Yesterday I received the rough drawing for the cover of my new book, Trouble at Turtle Narrows. The artist's first drawing is something I always look forward to, but with a bit of trepidation.
The covers of my children's novels have always shown the main characters (s) in a brief scene from the story. How can I expect an artist to draw these characters, who until now have existed only in my imagination? That's a lot to ask. I hope my characters will come alive for the child who reads the story. But have I managed to describe them well enough that the artist can see them too?
The cover illustration is the first thing a young reader sees when he picks up the book. He may not even look inside, if he's not attracted by the picture on the front. I've heard writers lament that the artist gave away the ending by choosing to portray a particular scene on the cover. Others have complained that the scene never even happened the way it was shown.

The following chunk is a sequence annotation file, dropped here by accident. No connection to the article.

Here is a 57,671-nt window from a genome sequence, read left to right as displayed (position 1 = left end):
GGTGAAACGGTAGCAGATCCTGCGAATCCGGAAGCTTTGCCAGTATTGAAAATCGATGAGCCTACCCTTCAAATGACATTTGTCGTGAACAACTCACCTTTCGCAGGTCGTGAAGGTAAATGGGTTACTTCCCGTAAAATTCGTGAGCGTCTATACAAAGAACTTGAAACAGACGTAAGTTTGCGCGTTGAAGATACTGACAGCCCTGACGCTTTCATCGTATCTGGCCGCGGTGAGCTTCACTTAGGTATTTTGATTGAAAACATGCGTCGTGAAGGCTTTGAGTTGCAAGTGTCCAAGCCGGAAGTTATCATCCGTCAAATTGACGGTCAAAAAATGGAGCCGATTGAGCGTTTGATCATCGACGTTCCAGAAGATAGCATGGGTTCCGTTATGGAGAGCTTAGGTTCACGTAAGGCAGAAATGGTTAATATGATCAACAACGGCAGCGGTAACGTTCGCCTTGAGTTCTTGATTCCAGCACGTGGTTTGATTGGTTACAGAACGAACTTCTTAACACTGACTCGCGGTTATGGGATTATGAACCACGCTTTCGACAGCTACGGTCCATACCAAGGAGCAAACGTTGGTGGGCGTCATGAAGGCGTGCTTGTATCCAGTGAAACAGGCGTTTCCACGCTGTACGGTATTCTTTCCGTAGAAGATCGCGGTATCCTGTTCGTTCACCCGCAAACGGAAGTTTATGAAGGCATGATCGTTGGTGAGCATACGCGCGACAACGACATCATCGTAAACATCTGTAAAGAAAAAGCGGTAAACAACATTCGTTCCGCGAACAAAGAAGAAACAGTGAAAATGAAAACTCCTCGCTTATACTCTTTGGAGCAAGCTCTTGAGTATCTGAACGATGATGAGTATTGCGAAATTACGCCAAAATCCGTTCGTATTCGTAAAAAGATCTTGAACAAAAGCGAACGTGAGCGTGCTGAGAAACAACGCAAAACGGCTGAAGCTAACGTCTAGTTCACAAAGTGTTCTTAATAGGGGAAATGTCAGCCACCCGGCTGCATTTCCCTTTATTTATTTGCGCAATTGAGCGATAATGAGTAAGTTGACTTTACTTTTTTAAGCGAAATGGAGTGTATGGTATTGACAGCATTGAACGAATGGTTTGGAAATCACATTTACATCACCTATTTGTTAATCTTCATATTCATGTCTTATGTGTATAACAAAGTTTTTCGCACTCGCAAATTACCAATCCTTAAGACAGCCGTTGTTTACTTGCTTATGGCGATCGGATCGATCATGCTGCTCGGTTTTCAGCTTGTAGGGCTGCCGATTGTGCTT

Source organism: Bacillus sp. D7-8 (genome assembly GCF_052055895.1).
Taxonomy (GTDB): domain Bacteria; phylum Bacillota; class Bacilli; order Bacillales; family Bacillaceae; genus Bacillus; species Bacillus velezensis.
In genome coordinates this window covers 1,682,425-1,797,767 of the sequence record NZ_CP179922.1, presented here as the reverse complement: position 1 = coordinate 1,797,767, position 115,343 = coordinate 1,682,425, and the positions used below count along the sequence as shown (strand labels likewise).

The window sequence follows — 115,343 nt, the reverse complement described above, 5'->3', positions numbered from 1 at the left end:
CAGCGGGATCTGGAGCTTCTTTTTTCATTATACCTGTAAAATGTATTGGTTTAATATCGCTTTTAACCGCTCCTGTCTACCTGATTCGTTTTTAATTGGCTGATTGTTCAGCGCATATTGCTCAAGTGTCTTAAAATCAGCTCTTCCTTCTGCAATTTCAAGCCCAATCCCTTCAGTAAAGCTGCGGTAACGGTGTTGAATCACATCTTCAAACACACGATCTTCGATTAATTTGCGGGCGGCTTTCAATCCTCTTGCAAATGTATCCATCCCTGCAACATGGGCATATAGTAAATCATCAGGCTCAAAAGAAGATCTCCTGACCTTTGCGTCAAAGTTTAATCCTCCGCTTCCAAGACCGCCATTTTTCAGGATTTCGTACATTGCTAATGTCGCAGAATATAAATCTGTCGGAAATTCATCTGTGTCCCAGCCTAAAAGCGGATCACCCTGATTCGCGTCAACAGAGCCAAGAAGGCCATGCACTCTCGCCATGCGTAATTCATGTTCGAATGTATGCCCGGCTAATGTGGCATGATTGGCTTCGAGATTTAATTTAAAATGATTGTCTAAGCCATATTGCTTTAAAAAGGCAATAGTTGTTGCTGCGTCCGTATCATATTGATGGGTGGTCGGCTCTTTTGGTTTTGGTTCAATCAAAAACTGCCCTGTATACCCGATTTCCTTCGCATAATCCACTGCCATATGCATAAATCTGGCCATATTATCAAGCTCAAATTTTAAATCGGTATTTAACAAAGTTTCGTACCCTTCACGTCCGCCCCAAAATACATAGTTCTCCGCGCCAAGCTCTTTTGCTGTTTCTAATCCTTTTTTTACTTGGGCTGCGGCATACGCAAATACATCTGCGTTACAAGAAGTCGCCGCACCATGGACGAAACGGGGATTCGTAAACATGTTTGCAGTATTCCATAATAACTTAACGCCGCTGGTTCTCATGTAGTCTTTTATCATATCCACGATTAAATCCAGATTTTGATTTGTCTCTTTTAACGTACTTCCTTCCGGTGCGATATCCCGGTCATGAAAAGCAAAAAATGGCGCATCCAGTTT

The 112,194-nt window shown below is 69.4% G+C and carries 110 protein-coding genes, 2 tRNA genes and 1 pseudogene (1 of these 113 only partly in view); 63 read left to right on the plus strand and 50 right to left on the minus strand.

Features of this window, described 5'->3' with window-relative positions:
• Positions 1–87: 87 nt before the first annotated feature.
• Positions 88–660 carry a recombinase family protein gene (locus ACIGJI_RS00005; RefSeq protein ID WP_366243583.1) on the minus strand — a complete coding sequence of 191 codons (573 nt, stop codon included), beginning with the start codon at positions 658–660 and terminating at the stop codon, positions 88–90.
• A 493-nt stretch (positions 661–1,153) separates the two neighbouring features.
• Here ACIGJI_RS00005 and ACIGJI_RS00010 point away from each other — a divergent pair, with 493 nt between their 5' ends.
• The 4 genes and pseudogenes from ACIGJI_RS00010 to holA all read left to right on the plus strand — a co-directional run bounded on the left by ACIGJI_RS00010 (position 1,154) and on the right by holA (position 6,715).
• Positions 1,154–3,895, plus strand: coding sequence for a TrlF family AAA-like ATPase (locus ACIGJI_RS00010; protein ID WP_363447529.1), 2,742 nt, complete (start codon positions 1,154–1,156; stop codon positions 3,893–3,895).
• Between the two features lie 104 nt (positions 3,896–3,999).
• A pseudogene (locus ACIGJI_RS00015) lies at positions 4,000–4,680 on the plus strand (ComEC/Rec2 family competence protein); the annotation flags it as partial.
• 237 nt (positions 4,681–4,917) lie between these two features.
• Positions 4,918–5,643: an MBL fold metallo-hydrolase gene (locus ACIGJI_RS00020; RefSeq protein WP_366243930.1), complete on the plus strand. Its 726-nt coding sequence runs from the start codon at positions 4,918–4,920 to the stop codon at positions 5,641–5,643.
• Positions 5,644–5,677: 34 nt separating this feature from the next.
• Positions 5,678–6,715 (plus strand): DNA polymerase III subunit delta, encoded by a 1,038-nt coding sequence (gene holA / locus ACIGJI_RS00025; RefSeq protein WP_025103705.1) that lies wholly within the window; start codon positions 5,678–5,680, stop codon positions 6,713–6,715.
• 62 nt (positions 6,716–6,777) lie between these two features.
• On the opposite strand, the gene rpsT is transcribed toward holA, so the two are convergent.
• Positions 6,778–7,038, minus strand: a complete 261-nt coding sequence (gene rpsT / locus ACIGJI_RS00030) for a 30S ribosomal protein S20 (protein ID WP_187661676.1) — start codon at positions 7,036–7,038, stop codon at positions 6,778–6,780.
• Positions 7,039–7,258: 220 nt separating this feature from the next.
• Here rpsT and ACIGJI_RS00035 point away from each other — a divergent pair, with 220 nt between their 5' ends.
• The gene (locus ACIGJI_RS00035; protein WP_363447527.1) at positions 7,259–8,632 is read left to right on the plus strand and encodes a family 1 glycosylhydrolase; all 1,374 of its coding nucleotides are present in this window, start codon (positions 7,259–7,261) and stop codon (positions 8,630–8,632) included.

This particular cover has been through three different versions. The artist who was working on the first two rounds left the company (amicably) for a change in career. We were down to the wire; publication dates were looming.
The final artist filled in at the last minute and I think she's done a terrific job. I love her placement of the three characters, approve of their clothing, even their hair. With this drawing she's captured a moment of high anxiety for the kids in the story. This cover is everything I hoped it would be.
Till next time.